There must have been Japanese influence as well, which also chose to express the idea of a Western political party using the term 黨/党.

  4. R. Fenwick said,

    January 28, 2021 @ 10:30 pm

    On a major tangent, un-Sinitically-trained me found myself wondering idly whether 吾黨 wú dǎng "our party, our faction" might have been an inspiration for the name of the hip-hop group Wu-Tang Clan, especially given that group's expressly collective nature.

    It was not, but it turns out that a (segmental) homophone is: 武當 wǔdāng, referring to the 武當拳 wǔdāng quán "Wudang art", the class of Chinese martial arts that includes tai chi. The hip-hop group's name is drawn from the use of the name in the Gordon Liu film Shaolin and Wu Tang.

  5. Calvin Seto said,

    January 28, 2021 @ 11:22 pm

    @David C.

    I think the choice of 党 (already an existing character with different meaning) as the simplified form of 黨 follows one of the simplification rules: an existing character with similar pronunciation in standard Mandarin (but different original meaning). 黨 and 党 had the same pronunciation, but the latter was rarely used. Incidentally both were surnames too, so after simplification they become indistinguishable.

    Other characters following the rule include: 干(乾, 幹), 台(臺, 檯, 颱), 姜(薑), 云(雲), etc.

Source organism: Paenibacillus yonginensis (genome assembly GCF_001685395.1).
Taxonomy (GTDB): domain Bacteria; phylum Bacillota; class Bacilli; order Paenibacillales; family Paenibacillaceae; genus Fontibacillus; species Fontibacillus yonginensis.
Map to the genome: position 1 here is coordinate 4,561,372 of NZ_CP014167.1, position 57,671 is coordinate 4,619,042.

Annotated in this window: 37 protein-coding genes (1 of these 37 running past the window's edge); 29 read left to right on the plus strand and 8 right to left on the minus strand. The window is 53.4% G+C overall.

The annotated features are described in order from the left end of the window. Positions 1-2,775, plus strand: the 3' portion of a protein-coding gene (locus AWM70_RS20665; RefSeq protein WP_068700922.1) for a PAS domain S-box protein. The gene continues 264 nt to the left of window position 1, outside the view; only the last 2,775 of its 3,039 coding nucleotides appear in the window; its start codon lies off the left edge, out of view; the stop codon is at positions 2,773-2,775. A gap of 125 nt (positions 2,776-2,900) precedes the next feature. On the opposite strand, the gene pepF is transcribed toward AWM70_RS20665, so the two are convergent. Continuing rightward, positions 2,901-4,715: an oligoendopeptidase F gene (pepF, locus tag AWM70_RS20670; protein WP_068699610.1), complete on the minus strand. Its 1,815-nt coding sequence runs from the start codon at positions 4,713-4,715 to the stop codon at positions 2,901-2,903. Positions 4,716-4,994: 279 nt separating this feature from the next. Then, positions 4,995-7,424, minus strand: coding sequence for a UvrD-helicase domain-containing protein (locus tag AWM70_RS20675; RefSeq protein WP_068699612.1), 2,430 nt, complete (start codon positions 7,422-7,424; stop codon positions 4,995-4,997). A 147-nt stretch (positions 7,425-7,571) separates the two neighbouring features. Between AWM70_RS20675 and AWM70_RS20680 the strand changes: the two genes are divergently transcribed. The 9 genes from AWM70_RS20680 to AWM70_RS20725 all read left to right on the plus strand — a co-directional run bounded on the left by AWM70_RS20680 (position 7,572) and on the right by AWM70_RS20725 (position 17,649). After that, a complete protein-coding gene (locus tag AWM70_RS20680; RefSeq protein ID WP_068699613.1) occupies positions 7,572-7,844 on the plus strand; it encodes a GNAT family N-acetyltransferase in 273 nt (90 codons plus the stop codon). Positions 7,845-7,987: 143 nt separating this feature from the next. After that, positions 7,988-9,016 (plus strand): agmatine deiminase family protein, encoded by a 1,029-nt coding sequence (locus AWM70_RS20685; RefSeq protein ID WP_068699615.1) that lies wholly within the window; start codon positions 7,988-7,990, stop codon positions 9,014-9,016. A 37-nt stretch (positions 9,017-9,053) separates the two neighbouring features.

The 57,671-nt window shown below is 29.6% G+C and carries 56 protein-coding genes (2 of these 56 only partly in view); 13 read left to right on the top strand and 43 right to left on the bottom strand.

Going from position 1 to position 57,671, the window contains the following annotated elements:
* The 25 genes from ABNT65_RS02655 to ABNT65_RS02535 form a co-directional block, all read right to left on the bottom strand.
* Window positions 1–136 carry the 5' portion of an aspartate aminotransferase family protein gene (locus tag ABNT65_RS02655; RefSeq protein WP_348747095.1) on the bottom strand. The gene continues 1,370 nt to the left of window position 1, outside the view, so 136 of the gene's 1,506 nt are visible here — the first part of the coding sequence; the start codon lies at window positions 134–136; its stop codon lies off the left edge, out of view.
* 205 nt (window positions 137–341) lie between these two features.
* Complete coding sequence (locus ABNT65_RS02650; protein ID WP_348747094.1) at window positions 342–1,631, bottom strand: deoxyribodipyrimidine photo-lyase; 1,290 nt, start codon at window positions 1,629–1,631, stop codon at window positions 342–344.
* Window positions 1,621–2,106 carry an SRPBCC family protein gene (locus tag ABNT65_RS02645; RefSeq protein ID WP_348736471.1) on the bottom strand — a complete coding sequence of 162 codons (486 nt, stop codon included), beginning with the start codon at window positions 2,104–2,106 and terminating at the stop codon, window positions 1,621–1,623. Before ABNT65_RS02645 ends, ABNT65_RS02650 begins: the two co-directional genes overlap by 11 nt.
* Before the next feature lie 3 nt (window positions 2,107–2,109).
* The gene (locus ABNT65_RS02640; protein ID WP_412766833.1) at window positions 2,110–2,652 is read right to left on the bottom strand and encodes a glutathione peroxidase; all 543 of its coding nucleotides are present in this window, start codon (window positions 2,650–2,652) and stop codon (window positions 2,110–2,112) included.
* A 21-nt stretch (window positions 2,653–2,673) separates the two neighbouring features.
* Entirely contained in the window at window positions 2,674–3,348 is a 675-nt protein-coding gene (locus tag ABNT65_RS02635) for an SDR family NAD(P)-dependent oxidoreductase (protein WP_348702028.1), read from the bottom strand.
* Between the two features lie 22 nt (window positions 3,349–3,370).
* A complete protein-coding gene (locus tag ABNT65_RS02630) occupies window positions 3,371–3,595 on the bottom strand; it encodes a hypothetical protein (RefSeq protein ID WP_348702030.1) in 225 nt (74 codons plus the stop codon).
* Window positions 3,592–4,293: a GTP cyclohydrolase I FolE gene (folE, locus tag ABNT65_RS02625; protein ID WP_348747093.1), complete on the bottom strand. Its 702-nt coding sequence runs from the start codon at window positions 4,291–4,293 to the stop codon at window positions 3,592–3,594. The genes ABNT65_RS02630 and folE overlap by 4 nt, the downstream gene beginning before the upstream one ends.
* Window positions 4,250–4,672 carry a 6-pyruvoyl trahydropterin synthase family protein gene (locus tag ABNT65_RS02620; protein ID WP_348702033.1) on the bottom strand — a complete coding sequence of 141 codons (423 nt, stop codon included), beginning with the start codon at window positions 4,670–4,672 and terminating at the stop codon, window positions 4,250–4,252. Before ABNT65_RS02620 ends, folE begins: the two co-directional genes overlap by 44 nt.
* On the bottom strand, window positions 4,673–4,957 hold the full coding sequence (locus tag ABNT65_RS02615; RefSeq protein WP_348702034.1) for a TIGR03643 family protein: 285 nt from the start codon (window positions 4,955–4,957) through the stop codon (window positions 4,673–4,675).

In the same vein, since 臺 is composed of 吉 (propitious/lucky) and 室(room/house), taking 台 as the simplified form of 臺 would strip it (as in Taiwan) of both good fortune and accommodation, down to a private (私) mouth (口). No surprise there too?

  6. Kimball Kramer said,

    January 29, 2021 @ 11:03 am

    The actions praised by the Duke of She and by Confucius are both correct. The binary decision of report the “crime” or don’t report the crime should be considered on a case-by-case basis. If the crime is small, I agree with the position described by Confucius. If the crime is large (say, serial killer), I agree with the Duke of She’s position. Each person must decide for hirself where the report/don’t report line is, and this is very difficult because there is no line; there is a broad smear.

  7. Bathrobe said,

    January 29, 2021 @ 9:12 pm

    There are a number of threads in this post that comments seem to have untangled:

    1. In ancient times 黨 was an in-group out-group term of some kind. (Specifically: 'a local household grouping of five-hundred families; fellow community members; neighbors; local community; kinsfolk, relatives; people of similar temperament / sentiment; clique; faction')

    2. These meanings continue, modified to some extent, in modern times more specifically "gang; faction; society; clique; club; association".

    3. In modern times, 黨 was chosen as the standard translation of the Western term '(political) party' (possibly under the influence of Japanese). This is a specialisation of the original term. 黨 did not mean 'political party' in Confucius' time.

    4. In simplifying the script, the character 黨 has been merged with 党. (This is not confined to Mainland China; it is also found in Japanese.)

    As for the Duke of She vs Confucius, I'm afraid that I stand on the Duke of She's side. Nepotism and the protection of crimes committed by family members is a constant theme in Chinese history. Read any Chinese literature and you will find reference to the son of some rich or powerful family committing crimes but being let off because his father had connections or money. Similar stories come out of modern China, where the son of some high-up Communist party official gets let off for crimes that an ordinary citizen would not get away with.